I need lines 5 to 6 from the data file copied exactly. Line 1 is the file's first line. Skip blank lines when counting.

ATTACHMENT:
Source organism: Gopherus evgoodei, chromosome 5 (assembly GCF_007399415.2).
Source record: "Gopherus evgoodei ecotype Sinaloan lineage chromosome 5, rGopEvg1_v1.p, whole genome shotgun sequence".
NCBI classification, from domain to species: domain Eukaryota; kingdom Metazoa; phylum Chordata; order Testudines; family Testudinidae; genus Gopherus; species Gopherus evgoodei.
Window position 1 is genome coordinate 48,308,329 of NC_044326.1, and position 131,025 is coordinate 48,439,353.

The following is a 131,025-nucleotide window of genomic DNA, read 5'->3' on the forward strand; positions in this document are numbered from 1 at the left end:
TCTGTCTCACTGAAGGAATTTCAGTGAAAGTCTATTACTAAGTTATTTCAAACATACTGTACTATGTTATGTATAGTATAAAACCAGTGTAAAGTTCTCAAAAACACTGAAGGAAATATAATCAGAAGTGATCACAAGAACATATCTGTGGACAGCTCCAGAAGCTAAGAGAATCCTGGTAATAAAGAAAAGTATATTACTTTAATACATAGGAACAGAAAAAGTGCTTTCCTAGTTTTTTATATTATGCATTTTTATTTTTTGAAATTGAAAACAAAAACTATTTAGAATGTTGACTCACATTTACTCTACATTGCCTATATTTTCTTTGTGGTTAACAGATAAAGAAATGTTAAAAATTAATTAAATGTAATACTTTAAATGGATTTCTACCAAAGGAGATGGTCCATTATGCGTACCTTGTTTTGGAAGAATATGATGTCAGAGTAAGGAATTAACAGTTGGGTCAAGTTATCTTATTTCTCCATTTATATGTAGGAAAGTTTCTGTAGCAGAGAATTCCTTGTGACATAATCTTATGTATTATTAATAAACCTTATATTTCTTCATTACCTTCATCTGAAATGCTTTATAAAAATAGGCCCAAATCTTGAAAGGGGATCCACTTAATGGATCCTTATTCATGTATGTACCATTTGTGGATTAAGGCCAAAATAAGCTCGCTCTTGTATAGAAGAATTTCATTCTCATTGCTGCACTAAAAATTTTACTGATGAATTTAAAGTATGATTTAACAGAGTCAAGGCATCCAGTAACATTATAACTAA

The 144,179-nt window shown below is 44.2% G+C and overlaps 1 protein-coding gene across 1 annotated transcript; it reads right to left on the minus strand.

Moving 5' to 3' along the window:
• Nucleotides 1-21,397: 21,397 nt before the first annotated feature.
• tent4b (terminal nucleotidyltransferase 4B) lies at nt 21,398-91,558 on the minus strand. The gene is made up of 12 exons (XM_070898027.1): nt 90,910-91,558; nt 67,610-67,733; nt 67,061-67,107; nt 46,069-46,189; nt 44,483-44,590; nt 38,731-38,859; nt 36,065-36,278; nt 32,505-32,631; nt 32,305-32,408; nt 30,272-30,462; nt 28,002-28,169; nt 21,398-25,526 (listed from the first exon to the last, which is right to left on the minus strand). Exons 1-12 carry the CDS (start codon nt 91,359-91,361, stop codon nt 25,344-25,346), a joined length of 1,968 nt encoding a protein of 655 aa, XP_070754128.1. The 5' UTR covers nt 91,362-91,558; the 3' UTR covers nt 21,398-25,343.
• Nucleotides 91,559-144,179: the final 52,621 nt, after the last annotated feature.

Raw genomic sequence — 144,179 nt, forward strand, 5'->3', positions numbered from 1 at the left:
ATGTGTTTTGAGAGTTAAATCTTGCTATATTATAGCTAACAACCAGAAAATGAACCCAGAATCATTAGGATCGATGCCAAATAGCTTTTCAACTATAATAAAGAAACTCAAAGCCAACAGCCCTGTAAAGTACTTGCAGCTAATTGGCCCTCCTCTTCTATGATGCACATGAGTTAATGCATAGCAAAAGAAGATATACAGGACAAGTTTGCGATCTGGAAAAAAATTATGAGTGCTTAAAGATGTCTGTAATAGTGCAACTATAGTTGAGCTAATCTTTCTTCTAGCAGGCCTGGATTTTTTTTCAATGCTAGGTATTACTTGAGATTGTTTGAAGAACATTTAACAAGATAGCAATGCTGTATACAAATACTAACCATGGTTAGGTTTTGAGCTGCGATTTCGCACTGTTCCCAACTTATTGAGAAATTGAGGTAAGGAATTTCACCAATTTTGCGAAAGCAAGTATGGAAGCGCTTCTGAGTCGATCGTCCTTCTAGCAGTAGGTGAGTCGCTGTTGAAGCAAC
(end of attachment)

The following is a 131,025-nucleotide window of genomic DNA, read 5'->3' on the forward strand; positions in this document are numbered from 1 at the left end:
TCTGTCTCACTGAAGGAATTTCAGTGAAAGTCTATTACTAAGTTATTTCAAACATACTGTACTATGTTATGTATAGTATAAAACCAGTGTAAAGTTCTCAAAAACACTGAAGGAAATATAATCAGAAGTGATCACAAGAACATATCTGTGGACAGCTCCAGAAGCTAAGAGAATCCTGGTAATAAAGAAAAGTATATTACTTTAATACATAGGAACAGAAAAAGTGCTTTCCTAGTTTTTTATATTATGCATTTTTATTTTTTGAAATTGAAAACAAAAACTATTTAGAATGTTGACTCACATTTACTCTACATTGCCTATATTTTCTTTGTGGTTAACAGATAAAGAAATGTTAAAAATTAATTAAATGTAATACTTTAAATGGATTTCTACCAAAGGAGATGGTCCATTATGCGTACCTTGTTTTGGAAGAATATGATGTCAGAGTAAGGAATTAACAGTTGGGTCAAGTTATCTTATTTCTCCATTTATATGTAGGAAAGTTTCTGTAGCAGAGAATTCCTTGTGACATAATCTTATGTATTATTAATAAACCTTATATTTCTTCATTACCTTCATCTGAAATGCTTTATAAAAATAGGCCCAAATCTTGAAAGGGGATCCACTTAATGGATCCTTATTCATGTATGTACCATTTGTGGATTAAGGCCAAAATAAGCTCGCTCTTGTATAGAAGAATTTCATTCTCATTGCTGCACTAAAAATTTTACTGATGAATTTAAAGTATGATTTAACAGAGTCAAGGCATCCAGTAACATTATAACTAA